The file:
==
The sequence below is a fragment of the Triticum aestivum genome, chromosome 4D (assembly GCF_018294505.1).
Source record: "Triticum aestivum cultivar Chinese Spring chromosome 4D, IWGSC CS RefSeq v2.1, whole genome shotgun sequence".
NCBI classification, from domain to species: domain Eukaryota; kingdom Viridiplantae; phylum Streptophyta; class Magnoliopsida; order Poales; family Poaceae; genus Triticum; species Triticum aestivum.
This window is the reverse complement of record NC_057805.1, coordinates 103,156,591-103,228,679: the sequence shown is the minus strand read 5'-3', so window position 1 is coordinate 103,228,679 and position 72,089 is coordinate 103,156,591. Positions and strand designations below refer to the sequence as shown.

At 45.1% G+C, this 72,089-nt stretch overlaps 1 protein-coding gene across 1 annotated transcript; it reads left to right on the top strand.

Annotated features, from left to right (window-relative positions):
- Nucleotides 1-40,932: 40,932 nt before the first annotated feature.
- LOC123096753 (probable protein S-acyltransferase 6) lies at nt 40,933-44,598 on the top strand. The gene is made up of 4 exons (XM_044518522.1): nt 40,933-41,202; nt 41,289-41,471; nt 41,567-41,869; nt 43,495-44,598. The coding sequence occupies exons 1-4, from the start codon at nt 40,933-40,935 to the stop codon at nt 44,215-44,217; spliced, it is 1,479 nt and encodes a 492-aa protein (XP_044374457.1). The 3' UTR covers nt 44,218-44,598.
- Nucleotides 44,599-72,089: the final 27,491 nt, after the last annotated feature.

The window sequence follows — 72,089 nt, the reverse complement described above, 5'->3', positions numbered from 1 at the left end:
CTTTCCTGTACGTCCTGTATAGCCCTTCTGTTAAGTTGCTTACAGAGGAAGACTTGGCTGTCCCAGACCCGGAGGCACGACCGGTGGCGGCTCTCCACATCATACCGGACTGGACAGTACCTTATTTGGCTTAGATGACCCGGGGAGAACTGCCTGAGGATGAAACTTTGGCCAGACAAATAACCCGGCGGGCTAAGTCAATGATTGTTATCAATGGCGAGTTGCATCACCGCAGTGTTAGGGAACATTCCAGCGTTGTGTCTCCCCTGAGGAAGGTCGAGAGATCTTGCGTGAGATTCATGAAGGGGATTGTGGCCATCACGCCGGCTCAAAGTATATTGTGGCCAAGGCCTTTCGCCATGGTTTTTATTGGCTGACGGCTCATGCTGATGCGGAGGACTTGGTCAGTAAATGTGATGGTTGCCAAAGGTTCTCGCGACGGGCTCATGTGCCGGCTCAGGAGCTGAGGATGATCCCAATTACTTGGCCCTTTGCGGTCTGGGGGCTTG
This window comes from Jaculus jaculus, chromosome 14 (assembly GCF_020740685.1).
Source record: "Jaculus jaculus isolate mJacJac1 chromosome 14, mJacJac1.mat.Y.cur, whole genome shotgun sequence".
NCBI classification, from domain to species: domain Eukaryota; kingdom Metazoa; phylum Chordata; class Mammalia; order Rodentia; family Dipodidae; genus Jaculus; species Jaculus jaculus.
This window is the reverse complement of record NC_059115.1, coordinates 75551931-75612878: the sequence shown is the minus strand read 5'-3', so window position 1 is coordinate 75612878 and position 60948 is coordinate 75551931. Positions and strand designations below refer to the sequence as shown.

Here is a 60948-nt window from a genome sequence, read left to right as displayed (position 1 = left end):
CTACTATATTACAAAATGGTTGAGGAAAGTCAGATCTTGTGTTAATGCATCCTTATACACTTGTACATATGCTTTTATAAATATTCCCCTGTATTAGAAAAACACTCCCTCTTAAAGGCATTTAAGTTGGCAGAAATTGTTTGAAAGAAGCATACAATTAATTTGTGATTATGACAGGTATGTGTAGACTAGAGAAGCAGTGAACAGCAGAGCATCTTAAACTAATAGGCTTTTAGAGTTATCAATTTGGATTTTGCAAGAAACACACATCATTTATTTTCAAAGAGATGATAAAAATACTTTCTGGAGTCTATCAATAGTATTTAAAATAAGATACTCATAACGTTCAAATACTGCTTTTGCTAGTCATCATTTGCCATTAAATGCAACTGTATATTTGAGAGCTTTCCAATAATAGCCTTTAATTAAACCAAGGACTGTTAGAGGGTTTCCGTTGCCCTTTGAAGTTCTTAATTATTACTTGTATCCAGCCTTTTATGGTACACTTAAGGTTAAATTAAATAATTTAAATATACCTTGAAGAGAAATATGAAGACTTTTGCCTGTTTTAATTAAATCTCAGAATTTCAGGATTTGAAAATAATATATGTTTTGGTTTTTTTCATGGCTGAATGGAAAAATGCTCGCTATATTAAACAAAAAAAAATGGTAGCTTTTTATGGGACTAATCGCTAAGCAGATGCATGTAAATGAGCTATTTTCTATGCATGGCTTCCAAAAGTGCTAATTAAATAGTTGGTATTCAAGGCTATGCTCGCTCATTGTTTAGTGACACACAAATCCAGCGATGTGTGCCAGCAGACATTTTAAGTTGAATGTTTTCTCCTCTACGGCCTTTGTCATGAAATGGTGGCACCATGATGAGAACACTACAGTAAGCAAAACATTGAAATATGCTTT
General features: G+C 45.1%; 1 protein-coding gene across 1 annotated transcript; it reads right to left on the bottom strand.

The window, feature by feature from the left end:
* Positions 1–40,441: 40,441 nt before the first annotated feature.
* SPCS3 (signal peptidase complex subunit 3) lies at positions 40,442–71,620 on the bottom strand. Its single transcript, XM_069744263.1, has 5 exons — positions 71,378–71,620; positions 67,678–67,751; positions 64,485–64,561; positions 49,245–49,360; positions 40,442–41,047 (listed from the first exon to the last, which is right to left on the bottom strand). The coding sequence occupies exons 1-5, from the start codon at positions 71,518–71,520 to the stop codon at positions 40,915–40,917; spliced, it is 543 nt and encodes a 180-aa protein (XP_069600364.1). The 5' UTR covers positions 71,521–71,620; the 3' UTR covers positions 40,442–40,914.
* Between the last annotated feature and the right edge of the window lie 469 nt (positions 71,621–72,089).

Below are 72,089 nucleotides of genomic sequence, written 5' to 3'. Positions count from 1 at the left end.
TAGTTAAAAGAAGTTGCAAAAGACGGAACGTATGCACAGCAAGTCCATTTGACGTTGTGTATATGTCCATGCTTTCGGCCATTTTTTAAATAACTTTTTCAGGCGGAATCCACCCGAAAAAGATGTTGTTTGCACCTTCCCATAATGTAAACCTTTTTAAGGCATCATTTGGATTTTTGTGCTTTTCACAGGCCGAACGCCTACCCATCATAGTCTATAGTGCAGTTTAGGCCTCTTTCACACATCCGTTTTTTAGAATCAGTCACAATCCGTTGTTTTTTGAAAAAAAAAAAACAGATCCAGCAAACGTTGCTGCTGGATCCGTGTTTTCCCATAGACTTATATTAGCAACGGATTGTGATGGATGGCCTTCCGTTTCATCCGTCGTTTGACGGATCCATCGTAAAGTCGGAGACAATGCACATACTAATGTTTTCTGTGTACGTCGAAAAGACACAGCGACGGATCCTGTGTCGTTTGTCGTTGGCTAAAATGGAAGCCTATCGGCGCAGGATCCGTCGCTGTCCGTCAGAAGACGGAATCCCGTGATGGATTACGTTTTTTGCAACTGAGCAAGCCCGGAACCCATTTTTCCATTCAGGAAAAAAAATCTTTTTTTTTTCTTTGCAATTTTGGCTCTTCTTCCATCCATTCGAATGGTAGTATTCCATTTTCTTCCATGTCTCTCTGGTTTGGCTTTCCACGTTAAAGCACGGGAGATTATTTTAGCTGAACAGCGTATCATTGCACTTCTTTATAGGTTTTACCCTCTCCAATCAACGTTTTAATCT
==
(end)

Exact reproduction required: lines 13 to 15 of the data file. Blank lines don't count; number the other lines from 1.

Source record: "Jaculus jaculus isolate mJacJac1 chromosome 14, mJacJac1.mat.Y.cur, whole genome shotgun sequence".
NCBI classification, from domain to species: domain Eukaryota; kingdom Metazoa; phylum Chordata; class Mammalia; order Rodentia; family Dipodidae; genus Jaculus; species Jaculus jaculus.
This window is the reverse complement of record NC_059115.1, coordinates 75551931-75612878: the sequence shown is the minus strand read 5'-3', so window position 1 is coordinate 75612878 and position 60948 is coordinate 75551931. Positions and strand designations below refer to the sequence as shown.